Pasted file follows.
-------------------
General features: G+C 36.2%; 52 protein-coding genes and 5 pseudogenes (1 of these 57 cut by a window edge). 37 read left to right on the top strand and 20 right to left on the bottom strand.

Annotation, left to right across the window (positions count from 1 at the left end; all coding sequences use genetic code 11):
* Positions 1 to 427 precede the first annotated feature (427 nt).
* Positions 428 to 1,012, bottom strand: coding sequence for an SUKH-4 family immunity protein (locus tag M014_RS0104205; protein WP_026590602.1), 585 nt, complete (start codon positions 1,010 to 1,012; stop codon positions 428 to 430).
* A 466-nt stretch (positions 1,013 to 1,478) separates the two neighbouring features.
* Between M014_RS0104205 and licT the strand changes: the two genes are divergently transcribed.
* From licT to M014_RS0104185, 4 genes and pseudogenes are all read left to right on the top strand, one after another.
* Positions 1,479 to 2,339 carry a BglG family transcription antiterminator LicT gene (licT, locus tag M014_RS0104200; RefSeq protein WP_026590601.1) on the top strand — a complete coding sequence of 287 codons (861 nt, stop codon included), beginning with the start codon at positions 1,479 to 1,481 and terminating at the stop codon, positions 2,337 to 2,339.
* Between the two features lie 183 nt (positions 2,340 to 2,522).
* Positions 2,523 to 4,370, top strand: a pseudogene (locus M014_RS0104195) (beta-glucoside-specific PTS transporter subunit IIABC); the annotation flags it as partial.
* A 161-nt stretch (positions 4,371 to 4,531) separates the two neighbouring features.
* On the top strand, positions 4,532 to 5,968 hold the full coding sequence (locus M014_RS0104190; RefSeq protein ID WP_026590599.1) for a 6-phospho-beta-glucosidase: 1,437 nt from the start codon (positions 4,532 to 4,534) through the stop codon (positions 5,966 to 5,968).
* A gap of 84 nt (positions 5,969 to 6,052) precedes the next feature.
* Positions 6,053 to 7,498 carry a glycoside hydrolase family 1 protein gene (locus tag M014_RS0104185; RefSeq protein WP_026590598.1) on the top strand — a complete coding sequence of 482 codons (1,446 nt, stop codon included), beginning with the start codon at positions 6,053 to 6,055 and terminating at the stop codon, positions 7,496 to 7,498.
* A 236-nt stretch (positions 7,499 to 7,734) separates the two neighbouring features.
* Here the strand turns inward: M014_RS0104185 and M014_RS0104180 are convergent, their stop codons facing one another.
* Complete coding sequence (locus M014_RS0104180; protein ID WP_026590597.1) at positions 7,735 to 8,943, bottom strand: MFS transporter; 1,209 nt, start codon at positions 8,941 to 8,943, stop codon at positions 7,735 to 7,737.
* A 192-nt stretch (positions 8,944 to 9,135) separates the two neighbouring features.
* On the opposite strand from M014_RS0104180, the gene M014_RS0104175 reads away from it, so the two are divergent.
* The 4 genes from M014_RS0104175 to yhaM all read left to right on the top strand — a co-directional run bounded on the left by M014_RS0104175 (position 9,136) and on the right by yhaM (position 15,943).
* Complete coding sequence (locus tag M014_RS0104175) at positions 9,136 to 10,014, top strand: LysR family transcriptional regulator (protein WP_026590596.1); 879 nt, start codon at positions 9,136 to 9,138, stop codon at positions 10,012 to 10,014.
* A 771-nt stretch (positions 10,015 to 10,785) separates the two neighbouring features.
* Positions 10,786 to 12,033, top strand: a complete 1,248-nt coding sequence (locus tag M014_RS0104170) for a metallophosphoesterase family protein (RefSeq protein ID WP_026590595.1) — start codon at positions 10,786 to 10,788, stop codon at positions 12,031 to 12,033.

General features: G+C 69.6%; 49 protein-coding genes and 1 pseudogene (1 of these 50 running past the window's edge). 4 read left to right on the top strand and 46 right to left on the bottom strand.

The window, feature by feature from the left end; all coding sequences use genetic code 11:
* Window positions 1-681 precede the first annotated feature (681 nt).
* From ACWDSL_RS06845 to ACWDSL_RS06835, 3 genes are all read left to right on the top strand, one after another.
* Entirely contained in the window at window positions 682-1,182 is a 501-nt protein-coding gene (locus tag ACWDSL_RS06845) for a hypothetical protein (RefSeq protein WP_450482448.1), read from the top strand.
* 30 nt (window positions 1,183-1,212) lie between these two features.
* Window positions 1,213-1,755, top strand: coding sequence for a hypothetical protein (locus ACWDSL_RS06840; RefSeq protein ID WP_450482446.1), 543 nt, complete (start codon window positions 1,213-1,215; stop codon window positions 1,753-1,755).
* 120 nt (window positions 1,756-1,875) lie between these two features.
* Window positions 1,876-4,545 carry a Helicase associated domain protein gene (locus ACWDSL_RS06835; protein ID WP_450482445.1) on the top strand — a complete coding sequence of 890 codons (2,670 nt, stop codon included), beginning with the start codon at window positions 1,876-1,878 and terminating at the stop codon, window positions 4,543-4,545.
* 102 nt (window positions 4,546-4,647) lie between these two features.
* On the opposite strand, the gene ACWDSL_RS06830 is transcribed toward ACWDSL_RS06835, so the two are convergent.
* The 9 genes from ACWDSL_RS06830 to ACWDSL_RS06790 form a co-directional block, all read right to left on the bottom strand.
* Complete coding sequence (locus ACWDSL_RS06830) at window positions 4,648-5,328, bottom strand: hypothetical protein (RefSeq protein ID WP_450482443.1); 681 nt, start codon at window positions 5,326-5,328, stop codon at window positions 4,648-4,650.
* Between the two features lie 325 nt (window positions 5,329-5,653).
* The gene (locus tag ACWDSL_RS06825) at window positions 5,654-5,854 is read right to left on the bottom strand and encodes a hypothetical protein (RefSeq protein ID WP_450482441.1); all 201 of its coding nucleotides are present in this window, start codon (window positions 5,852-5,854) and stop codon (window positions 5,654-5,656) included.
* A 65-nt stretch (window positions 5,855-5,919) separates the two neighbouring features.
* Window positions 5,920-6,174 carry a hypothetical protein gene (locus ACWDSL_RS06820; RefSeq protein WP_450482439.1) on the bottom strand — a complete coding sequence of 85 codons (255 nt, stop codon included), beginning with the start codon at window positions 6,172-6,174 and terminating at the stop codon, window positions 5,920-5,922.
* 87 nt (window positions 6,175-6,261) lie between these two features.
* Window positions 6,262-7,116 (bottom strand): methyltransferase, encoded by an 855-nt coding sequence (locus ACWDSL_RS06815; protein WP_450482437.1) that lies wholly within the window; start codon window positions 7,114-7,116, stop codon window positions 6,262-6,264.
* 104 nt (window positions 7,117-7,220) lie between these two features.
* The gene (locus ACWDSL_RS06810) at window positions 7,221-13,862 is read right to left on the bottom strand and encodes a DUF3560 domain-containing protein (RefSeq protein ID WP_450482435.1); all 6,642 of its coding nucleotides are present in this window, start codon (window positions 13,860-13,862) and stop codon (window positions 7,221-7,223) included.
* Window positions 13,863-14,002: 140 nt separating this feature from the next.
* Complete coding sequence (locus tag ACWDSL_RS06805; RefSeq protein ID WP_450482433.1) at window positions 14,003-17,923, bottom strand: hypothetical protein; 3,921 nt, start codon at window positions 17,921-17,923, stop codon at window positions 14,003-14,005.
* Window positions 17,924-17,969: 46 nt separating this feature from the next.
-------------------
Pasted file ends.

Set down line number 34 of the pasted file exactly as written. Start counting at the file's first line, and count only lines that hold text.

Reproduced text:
* On the opposite strand, the gene ACWDSL_RS06830 is transcribed toward ACWDSL_RS06835, so the two are convergent.